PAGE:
Only 57% of ScotRail trains on time in 2013

Just 57.1 per cent of ScotRail trains arrived on time last year, figures show. Picture: Contributed
Just 57.1 per cent of ScotRail trains arrived on time last year, figures show. Picture: Contributed
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BAD weather contributed to a further slide in ScotRail punctuality last year, when just 57.1 per cent of trains arrived on time, figures showed today.

The proportion of services reaching their destination within one minute of schedule in the year to last Saturday was nearly 1 per cent lower than the rolling annual rate last September, and almost 3 per less than last April.

The performance was also fifth worst among 19 train operating companies across Britain, although 60 per cent of delays were the responsibility of track firm Network Rail.

By contrast, the figure for Arriva Trains Wales, the country’s main operator, was 85 per cent.

Bottom of the league was cross-Border operator CrossCountry, which runs the longest journeys, with 43.8 per cent “right time” arrivals - down 1 per cent since last September.

Next worst was west coast main line operator Virgin Trains, up by 1.5 per cent to 48.9 per cent, followed by East Coast, down 3 per cent to 52.8 per cent.

Network Rail, which published the figures, said the railway had dealt with “multiple and sustained extreme weather conditions” over the last month.

A ScotRail spokesman said: “Extreme weather has impacted upon rail journeys across the UK in the last 12 months, yet ScotRail’s long-term punctuality and performance scores remain strong - with nearly nine out of ten of our trains arriving within five minutes of planned arrival times.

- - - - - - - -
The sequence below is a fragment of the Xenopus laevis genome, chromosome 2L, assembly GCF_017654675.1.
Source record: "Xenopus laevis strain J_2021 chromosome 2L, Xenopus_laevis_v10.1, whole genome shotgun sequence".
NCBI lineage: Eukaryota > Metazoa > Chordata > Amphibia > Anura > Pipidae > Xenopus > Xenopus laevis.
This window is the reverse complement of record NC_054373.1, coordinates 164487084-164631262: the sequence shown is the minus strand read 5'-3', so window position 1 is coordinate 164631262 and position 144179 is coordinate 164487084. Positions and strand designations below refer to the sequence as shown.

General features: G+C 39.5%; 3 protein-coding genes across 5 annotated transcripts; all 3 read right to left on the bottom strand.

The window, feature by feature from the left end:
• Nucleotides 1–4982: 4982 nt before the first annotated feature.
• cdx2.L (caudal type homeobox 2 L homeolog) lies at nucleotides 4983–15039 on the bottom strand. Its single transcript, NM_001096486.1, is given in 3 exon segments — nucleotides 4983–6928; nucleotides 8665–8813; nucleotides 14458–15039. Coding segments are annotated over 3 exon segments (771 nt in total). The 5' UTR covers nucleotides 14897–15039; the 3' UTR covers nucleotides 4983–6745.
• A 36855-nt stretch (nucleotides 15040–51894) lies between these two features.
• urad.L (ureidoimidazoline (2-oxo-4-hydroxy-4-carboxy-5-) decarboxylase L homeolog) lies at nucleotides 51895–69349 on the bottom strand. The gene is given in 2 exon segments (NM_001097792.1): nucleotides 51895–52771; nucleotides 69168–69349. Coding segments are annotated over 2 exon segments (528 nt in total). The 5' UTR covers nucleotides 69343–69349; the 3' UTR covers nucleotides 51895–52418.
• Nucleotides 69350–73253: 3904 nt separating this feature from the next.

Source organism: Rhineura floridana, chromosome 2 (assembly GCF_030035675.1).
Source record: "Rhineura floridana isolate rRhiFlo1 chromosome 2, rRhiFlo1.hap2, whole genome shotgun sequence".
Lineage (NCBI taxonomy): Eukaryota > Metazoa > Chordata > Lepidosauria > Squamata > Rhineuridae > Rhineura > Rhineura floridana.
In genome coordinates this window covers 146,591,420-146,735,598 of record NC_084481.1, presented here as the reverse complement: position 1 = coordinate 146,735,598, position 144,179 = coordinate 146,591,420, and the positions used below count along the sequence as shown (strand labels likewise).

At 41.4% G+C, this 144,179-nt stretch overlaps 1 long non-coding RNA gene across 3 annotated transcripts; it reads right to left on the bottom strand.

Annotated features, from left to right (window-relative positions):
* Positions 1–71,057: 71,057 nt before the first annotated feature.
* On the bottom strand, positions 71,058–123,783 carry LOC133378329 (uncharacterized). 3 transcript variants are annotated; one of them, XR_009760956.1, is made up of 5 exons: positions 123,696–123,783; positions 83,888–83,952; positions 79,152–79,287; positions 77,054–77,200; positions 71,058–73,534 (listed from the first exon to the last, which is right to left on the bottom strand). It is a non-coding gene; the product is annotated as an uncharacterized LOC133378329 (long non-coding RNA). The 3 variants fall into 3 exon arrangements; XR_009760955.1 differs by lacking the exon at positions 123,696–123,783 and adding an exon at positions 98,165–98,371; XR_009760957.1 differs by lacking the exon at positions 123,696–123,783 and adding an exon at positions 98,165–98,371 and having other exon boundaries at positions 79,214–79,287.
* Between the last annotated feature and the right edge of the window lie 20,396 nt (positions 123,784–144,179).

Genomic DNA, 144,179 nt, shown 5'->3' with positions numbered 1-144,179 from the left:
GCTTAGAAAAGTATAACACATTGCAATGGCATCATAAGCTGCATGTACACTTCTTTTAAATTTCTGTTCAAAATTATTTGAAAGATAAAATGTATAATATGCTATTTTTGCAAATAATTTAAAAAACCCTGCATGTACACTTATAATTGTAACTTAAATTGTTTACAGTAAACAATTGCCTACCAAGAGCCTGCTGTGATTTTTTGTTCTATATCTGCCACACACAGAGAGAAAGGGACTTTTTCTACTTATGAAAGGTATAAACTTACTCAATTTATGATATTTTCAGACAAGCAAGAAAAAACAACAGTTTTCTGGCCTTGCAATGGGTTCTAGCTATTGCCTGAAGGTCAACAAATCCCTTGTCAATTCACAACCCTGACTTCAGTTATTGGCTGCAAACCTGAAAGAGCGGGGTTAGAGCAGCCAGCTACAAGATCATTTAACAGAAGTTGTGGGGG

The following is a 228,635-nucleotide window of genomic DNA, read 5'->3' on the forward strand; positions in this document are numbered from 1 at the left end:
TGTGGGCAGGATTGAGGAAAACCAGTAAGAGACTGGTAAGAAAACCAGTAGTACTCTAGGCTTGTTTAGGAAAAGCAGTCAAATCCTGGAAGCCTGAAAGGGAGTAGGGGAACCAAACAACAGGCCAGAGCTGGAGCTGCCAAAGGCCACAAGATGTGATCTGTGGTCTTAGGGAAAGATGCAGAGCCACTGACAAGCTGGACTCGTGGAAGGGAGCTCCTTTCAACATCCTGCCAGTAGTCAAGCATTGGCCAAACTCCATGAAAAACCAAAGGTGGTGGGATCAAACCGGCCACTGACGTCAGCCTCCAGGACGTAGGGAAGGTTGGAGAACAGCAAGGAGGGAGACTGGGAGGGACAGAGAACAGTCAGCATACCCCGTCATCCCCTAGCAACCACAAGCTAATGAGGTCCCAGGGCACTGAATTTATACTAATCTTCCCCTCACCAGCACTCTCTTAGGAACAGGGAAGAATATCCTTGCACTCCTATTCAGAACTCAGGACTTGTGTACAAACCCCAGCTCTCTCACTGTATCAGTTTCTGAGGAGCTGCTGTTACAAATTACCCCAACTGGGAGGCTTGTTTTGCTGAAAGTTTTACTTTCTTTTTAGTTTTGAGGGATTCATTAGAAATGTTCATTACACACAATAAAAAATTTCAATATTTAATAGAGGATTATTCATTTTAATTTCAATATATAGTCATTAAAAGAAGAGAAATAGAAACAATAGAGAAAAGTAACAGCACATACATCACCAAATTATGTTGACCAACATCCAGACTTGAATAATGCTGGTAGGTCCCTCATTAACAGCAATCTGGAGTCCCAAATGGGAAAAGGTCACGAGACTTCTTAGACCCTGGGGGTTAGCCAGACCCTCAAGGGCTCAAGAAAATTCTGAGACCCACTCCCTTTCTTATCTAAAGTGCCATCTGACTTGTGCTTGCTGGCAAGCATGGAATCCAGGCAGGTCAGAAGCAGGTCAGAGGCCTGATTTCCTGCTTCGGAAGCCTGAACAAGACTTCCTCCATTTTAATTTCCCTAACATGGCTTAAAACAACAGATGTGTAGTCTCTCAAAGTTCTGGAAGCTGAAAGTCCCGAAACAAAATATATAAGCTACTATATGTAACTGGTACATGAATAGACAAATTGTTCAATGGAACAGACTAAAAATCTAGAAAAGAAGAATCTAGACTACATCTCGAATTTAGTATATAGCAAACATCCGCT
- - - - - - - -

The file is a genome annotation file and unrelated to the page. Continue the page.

“More than half of delays in the last 12 months were caused by infrastructure issues, often due to severe weather, but we are working closely with Network Rail on measures to bring performance back up to previous record-breaking levels.

“We are encouraged by a marked uplift in recent performance following major timetable improvements in early December.”

Watchdog group Passenger Focus said the way disruption was handled had remained generally poor.

Acting chief executive David Sidebottom said: “The weather has caused significant disruption to train passengers recently so we aren’t surprised to see there has been a drop in performance.

“The key thing during periods of poor performance, whatever the reason, is to keep passengers informed.

“Although we have seen some great examples where the industry kept passengers properly informed through a variety of media, there were also still too many examples of conflicting and, on occasion, inaccurate information that will have simply confused travellers.